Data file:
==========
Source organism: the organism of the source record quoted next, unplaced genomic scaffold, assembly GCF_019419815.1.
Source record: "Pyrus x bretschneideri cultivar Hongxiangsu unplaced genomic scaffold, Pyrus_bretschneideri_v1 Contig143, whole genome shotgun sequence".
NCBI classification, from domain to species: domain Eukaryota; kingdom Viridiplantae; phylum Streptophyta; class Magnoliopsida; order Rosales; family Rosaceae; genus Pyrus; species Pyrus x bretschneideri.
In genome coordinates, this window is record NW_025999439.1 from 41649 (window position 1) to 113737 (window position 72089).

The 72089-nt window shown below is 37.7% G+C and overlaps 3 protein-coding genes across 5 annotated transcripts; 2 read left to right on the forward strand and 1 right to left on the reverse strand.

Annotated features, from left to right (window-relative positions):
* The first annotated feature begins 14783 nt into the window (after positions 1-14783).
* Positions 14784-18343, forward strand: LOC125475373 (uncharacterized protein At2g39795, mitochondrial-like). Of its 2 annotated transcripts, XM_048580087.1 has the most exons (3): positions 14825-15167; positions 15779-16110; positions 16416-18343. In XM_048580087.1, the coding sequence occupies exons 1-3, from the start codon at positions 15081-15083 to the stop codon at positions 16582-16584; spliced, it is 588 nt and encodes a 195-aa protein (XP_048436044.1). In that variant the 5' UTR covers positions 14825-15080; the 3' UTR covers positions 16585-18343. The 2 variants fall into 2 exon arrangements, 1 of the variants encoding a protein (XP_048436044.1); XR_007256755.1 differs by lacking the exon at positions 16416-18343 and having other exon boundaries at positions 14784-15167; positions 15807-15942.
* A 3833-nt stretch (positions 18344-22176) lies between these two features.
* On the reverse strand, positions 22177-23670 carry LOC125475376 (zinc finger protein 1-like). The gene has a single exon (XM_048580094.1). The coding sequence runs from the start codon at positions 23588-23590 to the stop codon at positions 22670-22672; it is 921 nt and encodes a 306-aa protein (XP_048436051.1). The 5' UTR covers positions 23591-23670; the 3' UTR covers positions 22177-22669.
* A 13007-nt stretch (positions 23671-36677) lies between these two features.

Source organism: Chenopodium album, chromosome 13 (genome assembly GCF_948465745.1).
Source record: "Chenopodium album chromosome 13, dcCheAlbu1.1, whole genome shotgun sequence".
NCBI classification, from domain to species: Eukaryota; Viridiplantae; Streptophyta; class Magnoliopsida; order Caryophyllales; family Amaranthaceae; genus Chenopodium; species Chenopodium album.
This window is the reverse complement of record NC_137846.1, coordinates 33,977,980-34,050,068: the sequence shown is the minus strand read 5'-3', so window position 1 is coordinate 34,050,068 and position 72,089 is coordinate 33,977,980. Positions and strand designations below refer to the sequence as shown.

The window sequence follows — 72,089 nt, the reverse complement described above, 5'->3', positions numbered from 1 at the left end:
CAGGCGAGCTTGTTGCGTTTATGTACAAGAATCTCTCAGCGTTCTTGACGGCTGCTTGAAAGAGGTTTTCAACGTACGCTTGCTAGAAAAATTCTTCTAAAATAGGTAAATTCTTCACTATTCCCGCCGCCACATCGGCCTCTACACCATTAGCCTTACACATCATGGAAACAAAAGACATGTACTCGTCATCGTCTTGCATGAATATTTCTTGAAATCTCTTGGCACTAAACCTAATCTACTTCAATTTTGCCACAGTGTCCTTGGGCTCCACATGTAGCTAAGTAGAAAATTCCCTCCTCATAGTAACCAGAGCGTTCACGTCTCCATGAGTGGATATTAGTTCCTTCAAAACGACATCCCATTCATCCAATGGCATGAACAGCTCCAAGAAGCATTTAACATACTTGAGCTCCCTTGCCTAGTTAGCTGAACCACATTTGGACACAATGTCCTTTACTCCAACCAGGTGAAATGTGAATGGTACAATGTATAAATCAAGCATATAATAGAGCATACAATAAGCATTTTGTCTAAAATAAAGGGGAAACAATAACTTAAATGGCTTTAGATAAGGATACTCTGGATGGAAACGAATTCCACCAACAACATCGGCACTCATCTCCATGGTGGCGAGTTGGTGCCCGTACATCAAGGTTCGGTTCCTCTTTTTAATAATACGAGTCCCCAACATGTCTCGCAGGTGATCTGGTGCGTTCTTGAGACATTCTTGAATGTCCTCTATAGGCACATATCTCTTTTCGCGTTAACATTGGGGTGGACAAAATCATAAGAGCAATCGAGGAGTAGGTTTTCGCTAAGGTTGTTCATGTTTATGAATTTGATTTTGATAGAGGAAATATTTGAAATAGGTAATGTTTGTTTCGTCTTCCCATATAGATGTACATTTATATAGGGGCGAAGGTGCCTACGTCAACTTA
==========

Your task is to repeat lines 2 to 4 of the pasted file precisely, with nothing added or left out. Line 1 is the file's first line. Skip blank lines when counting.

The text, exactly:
Source record: "Pyrus x bretschneideri cultivar Hongxiangsu unplaced genomic scaffold, Pyrus_bretschneideri_v1 Contig143, whole genome shotgun sequence".
NCBI classification, from domain to species: domain Eukaryota; kingdom Viridiplantae; phylum Streptophyta; class Magnoliopsida; order Rosales; family Rosaceae; genus Pyrus; species Pyrus x bretschneideri.
In genome coordinates, this window is record NW_025999439.1 from 41649 (window position 1) to 113737 (window position 72089).